3. Letters are arranged to optimize text input in a particular language (English, in the examples shown here). Note that this may mean that some common letters may appear twice.
The combination of these features means that you can type multiple characters -- sometimes even multiple words -- with a single stroke of the pen. For example, it takes only three strokes to enter "this is a test." That includes the final period, as shown here:

Note that the keyboard layout wasn't optimized for this particular sentence, but for English text in general; many other words and phrases are similarly efficient. Being able to enter common letter sequences in a single stroke makes the HexInput method amazingly fast.

How It Feels

I prototyped this system on a Palm Pilot to get a feel for how well it works in practice. Entering text with HexInput takes a little getting used to; just like typing, you have to learn where the letters are, so you don't have to hunt for them.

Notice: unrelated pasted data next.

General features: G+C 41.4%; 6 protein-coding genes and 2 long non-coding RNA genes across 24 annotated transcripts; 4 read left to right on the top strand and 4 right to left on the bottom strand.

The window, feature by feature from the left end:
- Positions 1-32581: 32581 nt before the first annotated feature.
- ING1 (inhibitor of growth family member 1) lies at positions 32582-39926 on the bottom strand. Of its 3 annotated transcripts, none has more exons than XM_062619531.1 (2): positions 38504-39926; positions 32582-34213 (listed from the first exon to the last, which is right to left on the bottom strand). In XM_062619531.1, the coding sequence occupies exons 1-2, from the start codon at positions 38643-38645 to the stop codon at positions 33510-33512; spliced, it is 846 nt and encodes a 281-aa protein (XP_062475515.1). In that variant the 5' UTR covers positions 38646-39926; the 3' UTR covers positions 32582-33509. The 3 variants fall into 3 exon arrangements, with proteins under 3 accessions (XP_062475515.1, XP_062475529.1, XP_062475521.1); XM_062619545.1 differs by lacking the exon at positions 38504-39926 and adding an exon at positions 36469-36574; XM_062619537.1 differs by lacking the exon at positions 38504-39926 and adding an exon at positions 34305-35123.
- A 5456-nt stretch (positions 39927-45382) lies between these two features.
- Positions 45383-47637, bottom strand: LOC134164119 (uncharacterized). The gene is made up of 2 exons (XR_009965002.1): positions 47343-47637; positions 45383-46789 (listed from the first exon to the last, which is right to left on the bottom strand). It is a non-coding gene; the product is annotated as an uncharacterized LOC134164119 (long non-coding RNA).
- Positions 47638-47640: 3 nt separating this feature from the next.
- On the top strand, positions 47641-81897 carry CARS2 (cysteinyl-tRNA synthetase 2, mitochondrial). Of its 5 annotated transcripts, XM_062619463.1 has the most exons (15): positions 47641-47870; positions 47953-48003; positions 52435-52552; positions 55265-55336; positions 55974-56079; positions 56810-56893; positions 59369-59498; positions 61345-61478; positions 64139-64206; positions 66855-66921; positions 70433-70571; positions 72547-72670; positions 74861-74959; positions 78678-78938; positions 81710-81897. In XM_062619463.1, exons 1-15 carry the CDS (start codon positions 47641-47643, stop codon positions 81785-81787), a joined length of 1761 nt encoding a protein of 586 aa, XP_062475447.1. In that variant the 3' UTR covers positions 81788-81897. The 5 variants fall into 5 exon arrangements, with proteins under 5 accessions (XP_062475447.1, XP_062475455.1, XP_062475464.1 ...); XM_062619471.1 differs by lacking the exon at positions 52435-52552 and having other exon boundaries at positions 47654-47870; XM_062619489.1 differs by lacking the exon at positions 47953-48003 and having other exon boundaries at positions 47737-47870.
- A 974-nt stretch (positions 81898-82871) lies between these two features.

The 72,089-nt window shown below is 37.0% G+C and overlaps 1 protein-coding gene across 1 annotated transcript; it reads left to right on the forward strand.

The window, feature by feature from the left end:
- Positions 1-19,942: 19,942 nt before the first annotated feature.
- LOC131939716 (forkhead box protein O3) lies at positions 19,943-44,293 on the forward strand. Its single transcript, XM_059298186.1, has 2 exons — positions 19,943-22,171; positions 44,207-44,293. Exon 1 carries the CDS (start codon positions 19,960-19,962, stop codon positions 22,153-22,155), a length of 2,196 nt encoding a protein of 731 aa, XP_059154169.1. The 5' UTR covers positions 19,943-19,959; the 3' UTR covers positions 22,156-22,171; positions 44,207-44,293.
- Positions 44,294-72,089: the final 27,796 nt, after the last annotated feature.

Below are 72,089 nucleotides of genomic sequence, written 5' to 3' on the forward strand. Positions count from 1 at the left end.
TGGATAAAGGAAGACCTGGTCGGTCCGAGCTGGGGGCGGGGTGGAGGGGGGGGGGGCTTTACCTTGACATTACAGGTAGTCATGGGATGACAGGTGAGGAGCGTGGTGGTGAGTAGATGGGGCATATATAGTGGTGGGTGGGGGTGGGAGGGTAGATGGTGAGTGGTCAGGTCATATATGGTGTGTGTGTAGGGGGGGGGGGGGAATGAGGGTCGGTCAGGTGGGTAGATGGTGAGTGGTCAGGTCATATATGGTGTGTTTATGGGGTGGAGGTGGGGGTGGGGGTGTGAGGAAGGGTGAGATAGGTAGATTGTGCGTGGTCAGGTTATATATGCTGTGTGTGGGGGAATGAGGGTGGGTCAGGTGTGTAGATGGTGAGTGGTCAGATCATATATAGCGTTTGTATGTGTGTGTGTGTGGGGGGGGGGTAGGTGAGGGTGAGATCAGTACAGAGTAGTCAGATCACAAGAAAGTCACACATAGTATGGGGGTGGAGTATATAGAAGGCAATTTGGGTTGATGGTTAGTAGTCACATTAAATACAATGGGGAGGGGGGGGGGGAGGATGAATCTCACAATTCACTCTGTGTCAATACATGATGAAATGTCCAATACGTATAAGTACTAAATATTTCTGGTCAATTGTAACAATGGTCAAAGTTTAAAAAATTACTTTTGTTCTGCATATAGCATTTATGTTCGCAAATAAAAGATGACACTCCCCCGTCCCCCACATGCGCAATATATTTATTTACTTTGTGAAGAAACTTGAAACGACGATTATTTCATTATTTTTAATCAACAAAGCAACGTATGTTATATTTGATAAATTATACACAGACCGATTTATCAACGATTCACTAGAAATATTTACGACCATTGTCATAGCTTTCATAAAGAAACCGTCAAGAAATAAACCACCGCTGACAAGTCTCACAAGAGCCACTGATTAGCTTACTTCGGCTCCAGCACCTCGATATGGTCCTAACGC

But with a little practice, your hand just knows what to do. Whole words and phrases are remembered not as individual letters, but as multi-letter strokes. For example, "the " is a little triangular arc in the middle of the keyboard. The common suffix "ing" is a horizontal stroke at the left end of the second row. The letter "q" is available by itself, but you'll almost always stroke up and to the right so that you get "qu". Similarly, whenever you hit the period, you'll probably continue down and to the right to follow it with a space.

If you've never used HexInput, or are only starting out, these sequences are unfamiliar. But after a week or two, they'll be ingrained to the point where all but the oddest of words simply spill out of your hand in just a few strokes.